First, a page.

The credit department is one of the most recent, yet most important in the organization of the modern commercial bank. In the large city bank having a great variety of customers and activities, it is indispensable, and even in the small country bank, credit information regarding its customers, carefully collected and filed for ready reference, is highly desirable. Formerly the cashier was supposed to be sufficiently informed upon the business standing and credit of all the bank's customers, but to-day the larger banks find it necessary to have highly organized credit departments in charge of a specialist whose chief or sole duty is to accumulate and make easily accessible credit information regarding nil customers of the bank. Where loans are conservatively made on high-grade collateral security the question of credit is not so important, but in the case of the discount or purchase of commercial paper resting upon personal credit the financial responsibility and character of the borrower is a matter of first importance.
The Trend Toward Personal Credit
Chart Showing Relative Importance of One-name and Two-name Paper.
Courtesy of The Annalist
The credit man should keep complete records regarding mortgages, judgments, assignments, petitions in bankruptcy and like matters affecting the bank's customers. He should have available the financial history, the present standing, and the habits of life and character of every borrower. He should also keep posted on the general conditions of business. In aiding the lending authorities of the bank to determine whether credit shall be extended to a borrower and to what extent, the credit man should be able to present facts concerning the character of the business, its form of organization, its management and business methods, the extent of competition, the promptness with which bills are paid, the financial worth of the business, the extent of borrowing at other banks, business reputation among other people, etc.
Borrower's Statement - Front.
The credit man obtains his information from various sources, the chief source being the statements of the customers themselves. The practice is growing of requiring borrowers to make a full statement of their affairs when they apply for a loan. Uniform blanks have been adopted by the bank associations of several states. Some banks require applicants to make oath to their statement. In some of the states laws have been passed making it a criminal offence to obtain loans on false or misleading statements. Sometimes the banks require the statement to be certified by a public accountant. Separate forms are used for individual borrowers, for firms, for corporations, and for banks. Shorter forms are sometimes used when minute details are not deemed necessary.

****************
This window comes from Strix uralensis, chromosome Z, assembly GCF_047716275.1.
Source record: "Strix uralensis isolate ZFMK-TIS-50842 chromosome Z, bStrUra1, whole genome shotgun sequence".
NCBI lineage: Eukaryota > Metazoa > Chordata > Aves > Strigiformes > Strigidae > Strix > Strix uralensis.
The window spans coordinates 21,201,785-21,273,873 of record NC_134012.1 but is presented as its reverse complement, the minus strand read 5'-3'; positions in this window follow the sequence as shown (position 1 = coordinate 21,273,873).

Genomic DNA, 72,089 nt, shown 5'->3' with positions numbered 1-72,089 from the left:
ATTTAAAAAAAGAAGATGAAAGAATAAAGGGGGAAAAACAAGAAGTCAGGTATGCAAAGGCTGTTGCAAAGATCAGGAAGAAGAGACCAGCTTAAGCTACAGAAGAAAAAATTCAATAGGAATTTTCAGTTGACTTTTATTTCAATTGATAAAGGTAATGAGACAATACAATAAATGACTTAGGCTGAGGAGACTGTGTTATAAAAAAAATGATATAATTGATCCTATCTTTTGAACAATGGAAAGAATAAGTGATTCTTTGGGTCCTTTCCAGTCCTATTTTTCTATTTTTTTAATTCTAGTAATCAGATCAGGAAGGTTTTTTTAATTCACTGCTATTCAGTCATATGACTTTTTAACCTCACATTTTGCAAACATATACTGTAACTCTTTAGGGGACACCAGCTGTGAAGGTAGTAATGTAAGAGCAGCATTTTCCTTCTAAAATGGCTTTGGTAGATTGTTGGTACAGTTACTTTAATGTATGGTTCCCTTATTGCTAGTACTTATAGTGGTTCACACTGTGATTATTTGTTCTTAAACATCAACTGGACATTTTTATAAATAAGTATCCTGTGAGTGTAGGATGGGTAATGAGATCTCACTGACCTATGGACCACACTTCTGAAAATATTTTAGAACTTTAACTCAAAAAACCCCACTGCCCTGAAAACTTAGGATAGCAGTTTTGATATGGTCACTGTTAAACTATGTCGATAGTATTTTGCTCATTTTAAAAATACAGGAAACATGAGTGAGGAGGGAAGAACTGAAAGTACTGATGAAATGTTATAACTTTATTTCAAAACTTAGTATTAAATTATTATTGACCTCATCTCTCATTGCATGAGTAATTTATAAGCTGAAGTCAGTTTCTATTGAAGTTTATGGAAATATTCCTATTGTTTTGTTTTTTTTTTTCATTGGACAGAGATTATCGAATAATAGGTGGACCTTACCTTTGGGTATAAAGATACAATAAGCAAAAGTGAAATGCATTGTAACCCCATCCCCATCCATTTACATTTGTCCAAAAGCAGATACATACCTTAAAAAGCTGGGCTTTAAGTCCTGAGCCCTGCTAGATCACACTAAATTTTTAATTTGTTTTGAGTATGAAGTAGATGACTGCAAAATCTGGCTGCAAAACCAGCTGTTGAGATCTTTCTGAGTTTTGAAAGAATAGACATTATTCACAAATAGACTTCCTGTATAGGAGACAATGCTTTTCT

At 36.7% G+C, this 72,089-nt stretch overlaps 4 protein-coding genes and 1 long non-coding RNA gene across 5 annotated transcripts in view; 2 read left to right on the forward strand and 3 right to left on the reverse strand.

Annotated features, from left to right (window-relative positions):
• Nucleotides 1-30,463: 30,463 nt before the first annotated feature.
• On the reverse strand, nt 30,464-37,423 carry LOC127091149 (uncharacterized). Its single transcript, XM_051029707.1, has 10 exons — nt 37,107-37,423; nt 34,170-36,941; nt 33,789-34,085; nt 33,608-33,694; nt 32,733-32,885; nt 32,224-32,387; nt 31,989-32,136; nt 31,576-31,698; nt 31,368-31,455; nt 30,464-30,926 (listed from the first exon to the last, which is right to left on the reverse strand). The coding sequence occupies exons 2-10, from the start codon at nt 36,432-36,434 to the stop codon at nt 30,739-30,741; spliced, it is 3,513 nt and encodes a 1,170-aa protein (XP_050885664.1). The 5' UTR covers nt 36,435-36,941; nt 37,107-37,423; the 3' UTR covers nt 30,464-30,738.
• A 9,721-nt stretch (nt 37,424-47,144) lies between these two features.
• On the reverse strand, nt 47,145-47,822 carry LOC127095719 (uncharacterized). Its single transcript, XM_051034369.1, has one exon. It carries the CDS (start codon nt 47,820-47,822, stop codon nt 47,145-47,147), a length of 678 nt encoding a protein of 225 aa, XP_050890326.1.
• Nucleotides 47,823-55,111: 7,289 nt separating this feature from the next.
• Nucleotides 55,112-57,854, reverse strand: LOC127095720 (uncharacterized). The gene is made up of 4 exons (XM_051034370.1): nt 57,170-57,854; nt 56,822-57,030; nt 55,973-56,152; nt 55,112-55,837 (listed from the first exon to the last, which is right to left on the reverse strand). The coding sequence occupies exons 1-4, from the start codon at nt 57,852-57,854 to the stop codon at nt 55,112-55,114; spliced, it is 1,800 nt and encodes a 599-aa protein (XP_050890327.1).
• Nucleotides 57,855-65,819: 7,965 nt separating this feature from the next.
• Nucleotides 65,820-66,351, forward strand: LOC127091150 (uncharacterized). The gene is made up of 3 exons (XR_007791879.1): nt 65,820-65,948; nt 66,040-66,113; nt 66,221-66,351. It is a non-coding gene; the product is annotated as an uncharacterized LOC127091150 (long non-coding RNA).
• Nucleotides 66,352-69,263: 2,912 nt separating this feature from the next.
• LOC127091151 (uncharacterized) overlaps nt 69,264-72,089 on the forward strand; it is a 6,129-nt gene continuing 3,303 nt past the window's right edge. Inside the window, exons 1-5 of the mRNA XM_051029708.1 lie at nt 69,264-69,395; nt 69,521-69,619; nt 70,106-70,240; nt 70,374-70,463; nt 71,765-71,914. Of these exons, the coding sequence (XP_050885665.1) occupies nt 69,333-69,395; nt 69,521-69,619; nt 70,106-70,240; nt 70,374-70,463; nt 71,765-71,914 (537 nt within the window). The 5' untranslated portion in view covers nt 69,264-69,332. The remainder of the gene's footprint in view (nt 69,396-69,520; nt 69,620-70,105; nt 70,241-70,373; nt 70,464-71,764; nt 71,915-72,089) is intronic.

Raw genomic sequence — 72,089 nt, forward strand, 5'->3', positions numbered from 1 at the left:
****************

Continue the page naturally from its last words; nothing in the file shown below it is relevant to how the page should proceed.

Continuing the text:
Borrower's Statement - Back.
These statements call for detailed information regarding the resources and liabilities of the applicant, including such typical assets as: cash, merchandise in both the raw and manufactured form, bills receivable, accounts receivable, plant, machinery, equipment, real estate, franchises, treasury stock, etc.; and such liability items as bills payable, accounts payable, stocks, bonds, mortgages, depreciation, net worth, net earnings. The ratio of quick assets to the two important liability items - bills payable and open accounts - affords a rough basis for determining the commercial standing of the borrower. One dollar of indebtedness to a dollar and a half of quick assets is usually regarded as a safe proportion.
Other sources of information are the mercantile or credit agencies, the most important of which in this country are Dun's and Bradstreet's. It is the business of these credit agencies to collect and summarize credit information regarding all kinds of business concerns all over the country. Though the banks do not depend very largely upon these agency reports, they are valuable in suggesting credit information that might otherwise be overlooked. Such reports should always be supplemented by personal investigation.
The signed statements, agency reports, letters, memoranda, and credit information of all kinds are tabulated, analyzed, and filed in the credit department in readily available form. New statements are required from time to time as borrowers apply for new loans or as paper is offered for discount. In the case of regular borrowers banks may require statements only at regular intervals, for example, once, twice, or four times a year. In this way the banks will have after a time a series of statements from borrowers showing the changes in their business.
In the bank having a well-organized credit department every application for a loan or offer of commercial paper is referred to the credit man. After investigation he prepares for the loaning officers a condensed statement showing the essential facts affecting the applicant's credit. Upon the basis of these facts mainly is determined the granting or refusing of credit accommodations by the bank.